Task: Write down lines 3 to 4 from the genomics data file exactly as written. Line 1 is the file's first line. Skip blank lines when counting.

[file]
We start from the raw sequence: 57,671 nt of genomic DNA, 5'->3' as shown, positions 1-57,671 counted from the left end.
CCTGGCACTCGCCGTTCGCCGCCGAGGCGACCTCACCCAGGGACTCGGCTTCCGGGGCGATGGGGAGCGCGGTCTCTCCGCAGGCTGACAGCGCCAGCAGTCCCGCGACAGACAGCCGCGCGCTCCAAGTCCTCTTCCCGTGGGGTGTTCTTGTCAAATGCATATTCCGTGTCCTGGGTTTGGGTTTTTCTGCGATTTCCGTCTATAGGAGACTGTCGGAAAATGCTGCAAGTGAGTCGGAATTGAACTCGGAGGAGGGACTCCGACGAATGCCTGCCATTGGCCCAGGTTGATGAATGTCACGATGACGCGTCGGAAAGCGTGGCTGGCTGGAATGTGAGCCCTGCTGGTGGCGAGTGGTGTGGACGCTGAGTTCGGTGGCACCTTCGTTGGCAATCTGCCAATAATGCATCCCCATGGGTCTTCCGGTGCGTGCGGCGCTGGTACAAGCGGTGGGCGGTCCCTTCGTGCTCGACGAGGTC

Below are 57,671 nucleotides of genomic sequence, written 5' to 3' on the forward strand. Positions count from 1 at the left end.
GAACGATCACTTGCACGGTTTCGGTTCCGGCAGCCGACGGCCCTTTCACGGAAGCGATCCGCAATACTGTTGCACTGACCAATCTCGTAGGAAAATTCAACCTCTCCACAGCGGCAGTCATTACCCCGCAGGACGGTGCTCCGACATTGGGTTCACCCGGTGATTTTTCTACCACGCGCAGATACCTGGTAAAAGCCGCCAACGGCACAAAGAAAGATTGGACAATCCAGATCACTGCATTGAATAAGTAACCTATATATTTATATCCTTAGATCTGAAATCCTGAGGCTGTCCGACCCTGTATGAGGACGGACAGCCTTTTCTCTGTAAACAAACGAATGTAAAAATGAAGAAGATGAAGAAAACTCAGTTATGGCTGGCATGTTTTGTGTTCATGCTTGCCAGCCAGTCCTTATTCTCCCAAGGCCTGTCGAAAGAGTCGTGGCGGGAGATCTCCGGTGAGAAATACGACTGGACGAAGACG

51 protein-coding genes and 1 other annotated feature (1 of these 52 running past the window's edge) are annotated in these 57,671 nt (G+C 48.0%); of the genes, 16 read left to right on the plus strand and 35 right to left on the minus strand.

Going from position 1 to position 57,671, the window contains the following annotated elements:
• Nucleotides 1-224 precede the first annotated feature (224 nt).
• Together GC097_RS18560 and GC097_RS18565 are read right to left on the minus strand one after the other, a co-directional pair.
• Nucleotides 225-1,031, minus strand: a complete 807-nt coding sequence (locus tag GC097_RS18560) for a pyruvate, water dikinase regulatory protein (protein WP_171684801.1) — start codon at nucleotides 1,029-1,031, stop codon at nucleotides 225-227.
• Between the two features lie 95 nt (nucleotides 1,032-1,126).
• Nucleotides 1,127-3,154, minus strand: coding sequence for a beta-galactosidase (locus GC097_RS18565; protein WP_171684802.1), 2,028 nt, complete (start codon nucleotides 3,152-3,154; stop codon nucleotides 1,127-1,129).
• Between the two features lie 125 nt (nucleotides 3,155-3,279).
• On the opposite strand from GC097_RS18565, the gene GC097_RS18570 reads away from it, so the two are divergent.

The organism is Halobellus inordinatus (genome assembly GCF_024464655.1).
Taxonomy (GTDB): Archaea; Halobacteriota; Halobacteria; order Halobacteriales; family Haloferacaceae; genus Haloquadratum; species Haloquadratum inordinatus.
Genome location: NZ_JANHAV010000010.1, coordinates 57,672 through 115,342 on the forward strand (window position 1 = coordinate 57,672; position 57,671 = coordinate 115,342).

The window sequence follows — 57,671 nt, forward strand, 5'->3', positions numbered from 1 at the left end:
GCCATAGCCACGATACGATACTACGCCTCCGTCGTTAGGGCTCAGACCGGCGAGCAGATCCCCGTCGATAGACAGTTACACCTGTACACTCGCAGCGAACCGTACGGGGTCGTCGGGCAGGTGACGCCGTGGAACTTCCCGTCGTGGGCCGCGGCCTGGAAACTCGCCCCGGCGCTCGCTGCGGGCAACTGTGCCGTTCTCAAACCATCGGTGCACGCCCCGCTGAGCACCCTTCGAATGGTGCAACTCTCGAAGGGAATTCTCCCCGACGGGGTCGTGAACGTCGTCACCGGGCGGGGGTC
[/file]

Below are 57,671 nucleotides of genomic sequence, written 5' to 3' on the forward strand. Positions count from 1 at the left end.
GAACGATCACTTGCACGGTTTCGGTTCCGGCAGCCGACGGCCCTTTCACGGAAGCGATCCGCAATACTGTTGCACTGACCAATCTCGTAGGAAAATTCAACCTCTCCACAGCGGCAGTCATTACCCCGCAGGACGGTGCTCCGACATTGGGTTCACCCGGTGATTTTTCTACCACGCGCAGATACCTGGTAAAAGCCGCCAACGGCACAAAGAAAGATTGGACAATCCAGATCACTGCATTGAATAAGTAACCTATATATTTATATCCTTAGATCTGAAATCCTGAGGCTGTCCGACCCTGTATGAGGACGGACAGCCTTTTCTCTGTAAACAAACGAATGTAAAAATGAAGAAGATGAAGAAAACTCAGTTATGGCTGGCATGTTTTGTGTTCATGCTTGCCAGCCAGTCCTTATTCTCCCAAGGCCTGTCGAAAGAGTCGTGGCGGGAGATCTCCGGTGAGAAATACGACTGGACGAAGACG